It must be nice to have your rent paid for by White working class racists.
I have to ask – what the hell kind of ‘solidaristic conservatism’ is Doutwat subscribing to where he ‘prefers the old left’s class politics to the pseudo-cosmopolitanism of elite liberalism today’? The question is rhetorical, obviously. What Doutwat is really saying is he dislikes modern cultural Marxism and prefers classical, class based, Marxism because cultural Marxism has this nasty tendency to wake up the goyim to their own externally and internally orchestrated demise.
More importantly, Doutwat is trying to maintain the traditional dichotomy between the Left-Right divide by insisting economic and social issues are distinct when in fact they’re quite the opposite and intrinsically linked to one another. Social political warfare waged by the Left against White Americans informs and affects economic issues and vice versa.
But it’s also important for partisans of socioeconomic solidarity, whether right wing or left wing, to recognize that racial and economic grievances can’t always be separated, and that a politics of ethnic competition is an unfortunately common state of political affairs.
This quote is probably one of the most important pieces of his entire article. It presents the (intentional) failure of the GOP to recognize the dynamics of the last sixty years of Jewish-shaped political warfare and the landscape with which it has been played out on. A ‘politics of ethnic competition’ is the only state of political affairs.
Consider the trajectory of liberalism. In the 1930s, Franklin Roosevelt’s New Deal deliberately excluded blacks from certain benefits and job programs. This was discrimination, but it was also patronage: It was a time when “affirmative action was white,” to borrow from the historian Ira Katznelson, lifting white workers at the expense of African-Americans.
If it wasn’t apparent before that Doutwat is trying to frame his article in a manner acceptable to his socialist readership the above reference to FDR puts it on plain display. Essentially, he’s asking permission to be listened to and taken seriously by his readers by appealing to one of their own icons of progress and liberalism.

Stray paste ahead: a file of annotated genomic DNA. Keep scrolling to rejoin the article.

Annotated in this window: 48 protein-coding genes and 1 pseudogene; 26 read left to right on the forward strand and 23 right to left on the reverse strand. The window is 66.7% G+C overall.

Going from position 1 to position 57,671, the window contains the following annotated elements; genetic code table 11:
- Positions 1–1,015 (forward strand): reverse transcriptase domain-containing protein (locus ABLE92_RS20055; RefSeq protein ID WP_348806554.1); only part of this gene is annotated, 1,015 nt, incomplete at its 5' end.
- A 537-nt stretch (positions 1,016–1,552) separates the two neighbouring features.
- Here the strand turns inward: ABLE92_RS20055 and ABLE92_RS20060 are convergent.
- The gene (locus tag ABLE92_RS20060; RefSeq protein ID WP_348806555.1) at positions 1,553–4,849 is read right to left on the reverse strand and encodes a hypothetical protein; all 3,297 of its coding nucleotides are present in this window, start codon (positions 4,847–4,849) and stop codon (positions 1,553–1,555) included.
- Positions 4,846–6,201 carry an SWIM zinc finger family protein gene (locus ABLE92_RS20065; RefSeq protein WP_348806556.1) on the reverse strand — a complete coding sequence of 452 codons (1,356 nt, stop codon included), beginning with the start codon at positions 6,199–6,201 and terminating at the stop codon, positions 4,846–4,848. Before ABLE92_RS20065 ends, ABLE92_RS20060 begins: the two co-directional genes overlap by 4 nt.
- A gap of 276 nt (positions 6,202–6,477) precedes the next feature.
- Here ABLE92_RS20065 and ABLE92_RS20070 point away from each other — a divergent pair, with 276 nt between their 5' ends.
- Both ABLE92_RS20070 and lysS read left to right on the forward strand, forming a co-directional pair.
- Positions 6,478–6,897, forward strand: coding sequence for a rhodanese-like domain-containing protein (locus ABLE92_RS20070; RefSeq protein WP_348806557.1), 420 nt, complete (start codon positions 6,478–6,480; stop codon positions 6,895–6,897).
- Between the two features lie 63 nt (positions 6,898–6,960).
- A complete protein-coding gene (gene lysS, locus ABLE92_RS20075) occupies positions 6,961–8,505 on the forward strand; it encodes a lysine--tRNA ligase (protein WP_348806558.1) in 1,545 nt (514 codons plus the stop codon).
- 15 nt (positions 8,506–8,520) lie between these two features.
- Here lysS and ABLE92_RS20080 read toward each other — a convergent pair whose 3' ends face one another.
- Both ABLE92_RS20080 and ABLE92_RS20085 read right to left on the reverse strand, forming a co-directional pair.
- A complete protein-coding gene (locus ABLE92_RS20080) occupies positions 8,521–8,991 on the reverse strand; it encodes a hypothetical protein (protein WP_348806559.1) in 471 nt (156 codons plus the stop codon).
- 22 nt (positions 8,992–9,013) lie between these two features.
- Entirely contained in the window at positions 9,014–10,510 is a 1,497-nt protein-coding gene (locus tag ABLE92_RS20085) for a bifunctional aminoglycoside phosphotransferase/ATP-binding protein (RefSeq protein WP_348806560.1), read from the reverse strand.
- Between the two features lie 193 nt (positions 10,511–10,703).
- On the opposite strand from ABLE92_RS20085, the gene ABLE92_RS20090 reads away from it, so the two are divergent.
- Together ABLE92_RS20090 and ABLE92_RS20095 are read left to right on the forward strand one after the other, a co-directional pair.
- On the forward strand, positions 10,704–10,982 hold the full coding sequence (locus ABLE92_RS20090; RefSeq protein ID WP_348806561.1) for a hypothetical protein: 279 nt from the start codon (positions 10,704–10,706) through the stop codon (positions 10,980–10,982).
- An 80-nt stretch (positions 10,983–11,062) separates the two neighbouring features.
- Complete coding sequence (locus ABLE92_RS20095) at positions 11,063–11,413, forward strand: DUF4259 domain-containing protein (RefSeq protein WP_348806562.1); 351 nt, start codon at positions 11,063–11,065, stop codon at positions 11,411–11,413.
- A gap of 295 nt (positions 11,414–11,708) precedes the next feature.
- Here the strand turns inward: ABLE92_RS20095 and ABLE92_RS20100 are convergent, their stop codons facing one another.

The more important observation here is that FDR’s catering to Whites in the 1930’s was somehow objectionable by referencing the policies, and indeed the overall project, of the New Deal as being discriminatory and a form of ‘patronage’. Further, the idea that the New Deal was somehow affirmative action for Whites is laughable and incoherent. Affirmative action is intended to disregard race in hiring practices which is something FDR and his New Deal were explicitly doing the opposite. Of course, this was intentional because Roosevelt knew by discriminating against Blacks (an extreme minority in the country) in favor of the dominant citizen demographic of the US he was effectively creating a positive feedback loop whereby New Deal policies would intentionally cause Blacks to be passed over in favor of Whites (no issue there) and then cause Blacks to enroll in New Deal programs.
The rest of the article is Doutwat attempting to deny Whites their specific brand of identity politics while ignoring the fact that the entire US political machine exists solely to enfranchise non-White minority groups along racial identity lines in an effort to dispossess Whites. Liberalism is anti-White and that’s what Doutwat can’t say and wouldn’t say were he able to. This is also why Trump is the White candidate and why cucks like Doutwat have been relegated to the cuck shed.
The ethnic patronage of FDR’s new deal is no different from the ethnic patronage of the modern democratic party with the exception that the former was explicitly White (but only out of necessity) while the latter is entirely motivated and powered by non-White patronage.
The only way White identity politics will be overcome is when every last White American on the contiguous United States lies dead or prostrated before the unholy Jewish machine of globalism and mono-racial enslavement to Jewish interests.